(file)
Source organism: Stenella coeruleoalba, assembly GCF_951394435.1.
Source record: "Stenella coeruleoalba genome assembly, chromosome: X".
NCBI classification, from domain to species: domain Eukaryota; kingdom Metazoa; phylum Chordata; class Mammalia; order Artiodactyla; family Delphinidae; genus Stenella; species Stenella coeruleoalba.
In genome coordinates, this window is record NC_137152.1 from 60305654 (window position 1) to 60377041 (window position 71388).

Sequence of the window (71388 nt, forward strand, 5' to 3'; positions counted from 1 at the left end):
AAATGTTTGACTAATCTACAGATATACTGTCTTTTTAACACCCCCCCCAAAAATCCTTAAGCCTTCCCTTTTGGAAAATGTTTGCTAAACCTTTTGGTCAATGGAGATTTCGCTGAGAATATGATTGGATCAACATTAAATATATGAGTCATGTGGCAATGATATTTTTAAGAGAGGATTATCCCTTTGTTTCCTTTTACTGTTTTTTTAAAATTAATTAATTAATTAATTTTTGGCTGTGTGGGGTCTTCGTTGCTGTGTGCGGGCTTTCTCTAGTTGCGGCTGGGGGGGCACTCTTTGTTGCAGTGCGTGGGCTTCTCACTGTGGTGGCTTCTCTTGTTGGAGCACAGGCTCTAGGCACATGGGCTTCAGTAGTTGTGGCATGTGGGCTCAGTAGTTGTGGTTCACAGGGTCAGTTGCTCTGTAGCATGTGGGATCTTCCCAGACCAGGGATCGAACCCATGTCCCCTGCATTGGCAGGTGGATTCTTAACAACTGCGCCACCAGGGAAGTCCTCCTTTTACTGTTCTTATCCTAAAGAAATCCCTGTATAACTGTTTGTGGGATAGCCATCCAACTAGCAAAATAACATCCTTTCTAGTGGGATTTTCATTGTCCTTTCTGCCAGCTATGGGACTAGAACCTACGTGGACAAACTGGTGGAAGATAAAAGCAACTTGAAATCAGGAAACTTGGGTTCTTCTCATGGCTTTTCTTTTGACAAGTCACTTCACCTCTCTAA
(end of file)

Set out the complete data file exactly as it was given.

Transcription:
Source organism: Stenella coeruleoalba, assembly GCF_951394435.1.
Source record: "Stenella coeruleoalba genome assembly, chromosome: X".
NCBI classification, from domain to species: domain Eukaryota; kingdom Metazoa; phylum Chordata; class Mammalia; order Artiodactyla; family Delphinidae; genus Stenella; species Stenella coeruleoalba.
In genome coordinates, this window is record NC_137152.1 from 60305654 (window position 1) to 60377041 (window position 71388).

Sequence of the window (71388 nt, forward strand, 5' to 3'; positions counted from 1 at the left end):
AAATGTTTGACTAATCTACAGATATACTGTCTTTTTAACACCCCCCCCAAAAATCCTTAAGCCTTCCCTTTTGGAAAATGTTTGCTAAACCTTTTGGTCAATGGAGATTTCGCTGAGAATATGATTGGATCAACATTAAATATATGAGTCATGTGGCAATGATATTTTTAAGAGAGGATTATCCCTTTGTTTCCTTTTACTGTTTTTTTAAAATTAATTAATTAATTAATTTTTGGCTGTGTGGGGTCTTCGTTGCTGTGTGCGGGCTTTCTCTAGTTGCGGCTGGGGGGGCACTCTTTGTTGCAGTGCGTGGGCTTCTCACTGTGGTGGCTTCTCTTGTTGGAGCACAGGCTCTAGGCACATGGGCTTCAGTAGTTGTGGCATGTGGGCTCAGTAGTTGTGGTTCACAGGGTCAGTTGCTCTGTAGCATGTGGGATCTTCCCAGACCAGGGATCGAACCCATGTCCCCTGCATTGGCAGGTGGATTCTTAACAACTGCGCCACCAGGGAAGTCCTCCTTTTACTGTTCTTATCCTAAAGAAATCCCTGTATAACTGTTTGTGGGATAGCCATCCAACTAGCAAAATAACATCCTTTCTAGTGGGATTTTCATTGTCCTTTCTGCCAGCTATGGGACTAGAACCTACGTGGACAAACTGGTGGAAGATAAAAGCAACTTGAAATCAGGAAACTTGGGTTCTTCTCATGGCTTTTCTTTTGACAAGTCACTTCACCTCTCTAA